“Find My Way” is the first song from McCartney III chosen for release as a video and in effect the first single, in spite of the fact that the throwback Beatles energy of “Seize the Day” would seem to make it the obvious choice. Instead, McCartney begins by promising the world that he can still find his way, knows his left from right, and won’t “get lost at night” — which sounds not unlike what a 78-year-old might tell his family as he’s going out on a complicated errand. Even when he shifts to the second person (“You never used to be / Afraid of days like these / But now you’re overwhelmed / By your anxieties”), Paul seems to be addressing himself as well as the someone he’s offering to help “reach the love you feel inside.”
Except for the call-to-life urgency of the title phrase, the inspirational momentum of “Seize the Day” is in the music, which hits its Beatles high, the moment of maximum exhilaration, when the lyric is going in the other direction, to “the cold days” when there’s “no more sun,” it’s too late, and “we’ll wish that we had held on to the day.” The most telling line may be, “I’m okay on a sunny day / When the world deserves to be bright.” Why does the world deserve to be bright? It’s an unusual question in the shoot from the hip element of rock and roll, but then this is an album recorded during a mandated lockdown with people dying worldwide in unthinkable numbers.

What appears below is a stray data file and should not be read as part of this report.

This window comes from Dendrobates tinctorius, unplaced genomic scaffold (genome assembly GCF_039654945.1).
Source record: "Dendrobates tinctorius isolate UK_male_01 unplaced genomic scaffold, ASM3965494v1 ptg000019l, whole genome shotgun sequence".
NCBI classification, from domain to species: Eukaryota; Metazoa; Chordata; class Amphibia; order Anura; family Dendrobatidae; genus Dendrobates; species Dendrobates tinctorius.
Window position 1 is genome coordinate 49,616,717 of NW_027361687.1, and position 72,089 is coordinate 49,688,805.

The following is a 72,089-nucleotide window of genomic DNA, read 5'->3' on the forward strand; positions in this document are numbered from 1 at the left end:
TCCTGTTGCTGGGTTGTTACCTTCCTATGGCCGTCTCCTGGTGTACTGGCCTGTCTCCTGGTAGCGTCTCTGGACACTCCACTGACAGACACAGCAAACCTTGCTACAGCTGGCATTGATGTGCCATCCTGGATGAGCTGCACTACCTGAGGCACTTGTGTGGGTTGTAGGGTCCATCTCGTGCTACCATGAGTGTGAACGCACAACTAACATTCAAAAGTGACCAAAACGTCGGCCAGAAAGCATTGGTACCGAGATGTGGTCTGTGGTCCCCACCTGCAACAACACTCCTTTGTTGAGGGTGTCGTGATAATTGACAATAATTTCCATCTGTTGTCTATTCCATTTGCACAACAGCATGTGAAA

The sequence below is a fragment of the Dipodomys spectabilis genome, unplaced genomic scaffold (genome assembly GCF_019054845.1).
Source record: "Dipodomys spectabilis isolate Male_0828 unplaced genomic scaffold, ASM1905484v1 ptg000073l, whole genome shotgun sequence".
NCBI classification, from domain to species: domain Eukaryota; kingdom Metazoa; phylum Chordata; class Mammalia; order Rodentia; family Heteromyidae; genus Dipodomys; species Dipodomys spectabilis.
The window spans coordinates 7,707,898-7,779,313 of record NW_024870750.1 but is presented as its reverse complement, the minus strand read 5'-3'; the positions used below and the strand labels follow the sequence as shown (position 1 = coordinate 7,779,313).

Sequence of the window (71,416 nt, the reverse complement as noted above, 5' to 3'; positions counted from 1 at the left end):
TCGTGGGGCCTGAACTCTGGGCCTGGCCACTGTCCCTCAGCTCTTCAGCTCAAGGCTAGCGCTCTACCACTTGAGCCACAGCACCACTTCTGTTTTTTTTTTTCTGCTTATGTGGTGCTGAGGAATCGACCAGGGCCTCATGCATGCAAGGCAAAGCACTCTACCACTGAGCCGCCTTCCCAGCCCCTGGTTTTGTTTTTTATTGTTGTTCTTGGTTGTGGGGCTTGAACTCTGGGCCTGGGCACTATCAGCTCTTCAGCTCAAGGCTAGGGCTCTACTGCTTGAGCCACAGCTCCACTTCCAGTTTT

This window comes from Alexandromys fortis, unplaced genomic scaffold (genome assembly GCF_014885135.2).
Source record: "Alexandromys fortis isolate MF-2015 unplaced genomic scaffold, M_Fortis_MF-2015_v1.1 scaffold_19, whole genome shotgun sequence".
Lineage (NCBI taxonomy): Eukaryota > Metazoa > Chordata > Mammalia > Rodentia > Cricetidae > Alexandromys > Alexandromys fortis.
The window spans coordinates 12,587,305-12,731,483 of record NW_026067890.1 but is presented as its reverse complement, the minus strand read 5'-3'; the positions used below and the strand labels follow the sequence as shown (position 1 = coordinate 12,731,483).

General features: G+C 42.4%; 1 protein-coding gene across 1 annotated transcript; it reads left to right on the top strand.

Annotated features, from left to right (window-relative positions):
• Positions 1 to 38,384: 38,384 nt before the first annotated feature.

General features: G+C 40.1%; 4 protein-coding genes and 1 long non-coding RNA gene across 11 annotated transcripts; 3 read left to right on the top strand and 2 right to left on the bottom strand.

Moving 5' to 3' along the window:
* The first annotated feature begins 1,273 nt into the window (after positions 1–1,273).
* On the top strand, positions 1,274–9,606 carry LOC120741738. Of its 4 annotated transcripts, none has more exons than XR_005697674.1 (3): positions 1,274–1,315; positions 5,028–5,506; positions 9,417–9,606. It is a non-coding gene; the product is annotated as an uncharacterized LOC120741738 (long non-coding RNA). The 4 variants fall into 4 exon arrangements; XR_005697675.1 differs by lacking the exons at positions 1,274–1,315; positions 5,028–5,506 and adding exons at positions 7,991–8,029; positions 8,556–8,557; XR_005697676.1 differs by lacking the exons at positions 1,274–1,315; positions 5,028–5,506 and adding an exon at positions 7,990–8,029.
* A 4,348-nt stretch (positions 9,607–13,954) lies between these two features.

Fifty-five-year old Chris kept after 78-year-old Paul on the subject of age. Framing it as a way of talking to “an older guy that might know stuff,” he says, “You know, my dad died 30 years ago, so I have to take advantage whenever I’m, like, talking to somebody like you.” After an awkward shift in a lighter direction, he asks, “What was ‘old’ to you when you were with the Beatles?” and Paul, who recorded “When I’m 64” at the age of 25, mentions how “old” a 24-year-old looked when he and John and George were in their teens. Asked has he found “a second wind” or is he still on his first, Paul says he’s on his first and plans to live to 100. He also kids about how he always said he’d be coming onstage in a wheelchair to sing “Yesterday,” which he demonstrates by croaking the opening lines in a quavery old man’s voice. In fact, one of his most interesting statements comes in reference to his signature song: “I always had in the back of my mind something … someone said, ‘People like sad songs.’ And it had struck me. I thought, ‘It’s kind of strange, but, yeah, people like sad songs.’ So when I was writing the words to ‘Yesterday,’ I thought, ‘Right. This could be one of those sad songs that people like.’ ”